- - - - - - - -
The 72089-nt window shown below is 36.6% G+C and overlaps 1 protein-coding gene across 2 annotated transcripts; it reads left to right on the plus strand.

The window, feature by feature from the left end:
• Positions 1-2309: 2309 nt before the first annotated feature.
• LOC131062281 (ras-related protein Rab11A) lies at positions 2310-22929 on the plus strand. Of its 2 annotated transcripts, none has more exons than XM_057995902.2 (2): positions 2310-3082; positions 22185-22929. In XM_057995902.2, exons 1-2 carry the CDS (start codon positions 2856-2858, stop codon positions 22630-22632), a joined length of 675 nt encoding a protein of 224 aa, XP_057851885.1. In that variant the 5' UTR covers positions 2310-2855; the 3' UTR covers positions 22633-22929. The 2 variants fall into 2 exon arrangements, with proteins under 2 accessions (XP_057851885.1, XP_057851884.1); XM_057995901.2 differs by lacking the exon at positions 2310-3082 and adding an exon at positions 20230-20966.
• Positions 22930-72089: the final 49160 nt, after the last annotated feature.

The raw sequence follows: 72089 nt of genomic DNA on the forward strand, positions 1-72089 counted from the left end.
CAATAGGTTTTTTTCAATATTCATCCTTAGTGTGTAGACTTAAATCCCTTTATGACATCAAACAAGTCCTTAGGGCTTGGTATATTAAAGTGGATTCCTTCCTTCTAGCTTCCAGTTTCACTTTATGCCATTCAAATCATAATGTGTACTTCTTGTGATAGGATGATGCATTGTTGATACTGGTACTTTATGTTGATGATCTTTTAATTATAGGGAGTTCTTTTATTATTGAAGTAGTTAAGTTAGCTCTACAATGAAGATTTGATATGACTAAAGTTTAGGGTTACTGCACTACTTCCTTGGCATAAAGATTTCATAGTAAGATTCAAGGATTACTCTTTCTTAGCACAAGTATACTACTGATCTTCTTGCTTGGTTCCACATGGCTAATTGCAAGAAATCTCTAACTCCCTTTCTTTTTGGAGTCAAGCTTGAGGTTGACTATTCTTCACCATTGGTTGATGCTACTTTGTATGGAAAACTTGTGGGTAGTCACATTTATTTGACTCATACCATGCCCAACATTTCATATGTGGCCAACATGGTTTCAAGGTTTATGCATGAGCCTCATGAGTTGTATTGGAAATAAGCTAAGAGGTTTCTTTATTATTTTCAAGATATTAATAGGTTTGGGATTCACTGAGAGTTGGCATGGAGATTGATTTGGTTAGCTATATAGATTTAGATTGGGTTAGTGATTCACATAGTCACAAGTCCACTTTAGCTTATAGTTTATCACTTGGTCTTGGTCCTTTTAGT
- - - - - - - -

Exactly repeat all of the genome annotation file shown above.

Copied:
The 72089-nt window shown below is 36.6% G+C and overlaps 1 protein-coding gene across 2 annotated transcripts; it reads left to right on the plus strand.

The window, feature by feature from the left end:
• Positions 1-2309: 2309 nt before the first annotated feature.
• LOC131062281 (ras-related protein Rab11A) lies at positions 2310-22929 on the plus strand. Of its 2 annotated transcripts, none has more exons than XM_057995902.2 (2): positions 2310-3082; positions 22185-22929. In XM_057995902.2, exons 1-2 carry the CDS (start codon positions 2856-2858, stop codon positions 22630-22632), a joined length of 675 nt encoding a protein of 224 aa, XP_057851885.1. In that variant the 5' UTR covers positions 2310-2855; the 3' UTR covers positions 22633-22929. The 2 variants fall into 2 exon arrangements, with proteins under 2 accessions (XP_057851885.1, XP_057851884.1); XM_057995901.2 differs by lacking the exon at positions 2310-3082 and adding an exon at positions 20230-20966.
• Positions 22930-72089: the final 49160 nt, after the last annotated feature.

The raw sequence follows: 72089 nt of genomic DNA on the forward strand, positions 1-72089 counted from the left end.
CAATAGGTTTTTTTCAATATTCATCCTTAGTGTGTAGACTTAAATCCCTTTATGACATCAAACAAGTCCTTAGGGCTTGGTATATTAAAGTGGATTCCTTCCTTCTAGCTTCCAGTTTCACTTTATGCCATTCAAATCATAATGTGTACTTCTTGTGATAGGATGATGCATTGTTGATACTGGTACTTTATGTTGATGATCTTTTAATTATAGGGAGTTCTTTTATTATTGAAGTAGTTAAGTTAGCTCTACAATGAAGATTTGATATGACTAAAGTTTAGGGTTACTGCACTACTTCCTTGGCATAAAGATTTCATAGTAAGATTCAAGGATTACTCTTTCTTAGCACAAGTATACTACTGATCTTCTTGCTTGGTTCCACATGGCTAATTGCAAGAAATCTCTAACTCCCTTTCTTTTTGGAGTCAAGCTTGAGGTTGACTATTCTTCACCATTGGTTGATGCTACTTTGTATGGAAAACTTGTGGGTAGTCACATTTATTTGACTCATACCATGCCCAACATTTCATATGTGGCCAACATGGTTTCAAGGTTTATGCATGAGCCTCATGAGTTGTATTGGAAATAAGCTAAGAGGTTTCTTTATTATTTTCAAGATATTAATAGGTTTGGGATTCACTGAGAGTTGGCATGGAGATTGATTTGGTTAGCTATATAGATTTAGATTGGGTTAGTGATTCACATAGTCACAAGTCCACTTTAGCTTATAGTTTATCACTTGGTCTTGGTCCTTTTAGT